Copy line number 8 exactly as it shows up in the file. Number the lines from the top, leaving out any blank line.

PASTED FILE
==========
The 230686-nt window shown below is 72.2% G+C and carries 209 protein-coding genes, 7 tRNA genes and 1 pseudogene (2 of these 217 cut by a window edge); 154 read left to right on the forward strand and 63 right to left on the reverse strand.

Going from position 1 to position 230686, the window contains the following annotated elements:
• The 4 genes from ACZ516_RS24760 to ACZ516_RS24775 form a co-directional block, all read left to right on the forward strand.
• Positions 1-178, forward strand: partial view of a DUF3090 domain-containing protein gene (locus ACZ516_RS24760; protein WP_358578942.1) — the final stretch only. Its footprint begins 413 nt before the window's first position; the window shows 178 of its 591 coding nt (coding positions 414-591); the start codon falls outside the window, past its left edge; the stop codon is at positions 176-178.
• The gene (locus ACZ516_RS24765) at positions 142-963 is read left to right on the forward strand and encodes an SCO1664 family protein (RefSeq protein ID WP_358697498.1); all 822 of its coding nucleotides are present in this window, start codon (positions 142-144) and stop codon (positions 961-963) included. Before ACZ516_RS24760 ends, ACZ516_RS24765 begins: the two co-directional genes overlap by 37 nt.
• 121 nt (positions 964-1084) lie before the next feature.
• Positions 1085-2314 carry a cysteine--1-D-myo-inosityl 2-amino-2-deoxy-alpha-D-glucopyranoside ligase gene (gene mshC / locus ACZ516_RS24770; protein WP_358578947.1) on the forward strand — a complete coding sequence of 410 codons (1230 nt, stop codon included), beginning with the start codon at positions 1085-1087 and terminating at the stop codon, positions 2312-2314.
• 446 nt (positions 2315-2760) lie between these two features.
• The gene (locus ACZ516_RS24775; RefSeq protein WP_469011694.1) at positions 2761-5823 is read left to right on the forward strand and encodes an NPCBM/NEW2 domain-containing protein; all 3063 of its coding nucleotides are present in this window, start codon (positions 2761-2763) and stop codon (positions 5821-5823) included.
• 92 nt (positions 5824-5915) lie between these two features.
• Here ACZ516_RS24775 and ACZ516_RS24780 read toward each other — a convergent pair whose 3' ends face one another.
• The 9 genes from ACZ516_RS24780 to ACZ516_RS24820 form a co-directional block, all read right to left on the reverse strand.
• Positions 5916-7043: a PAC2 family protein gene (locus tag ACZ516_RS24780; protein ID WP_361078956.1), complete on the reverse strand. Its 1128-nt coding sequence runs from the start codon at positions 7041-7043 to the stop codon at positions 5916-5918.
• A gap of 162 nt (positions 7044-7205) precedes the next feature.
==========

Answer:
• 446 nt (positions 2315-2760) lie between these two features.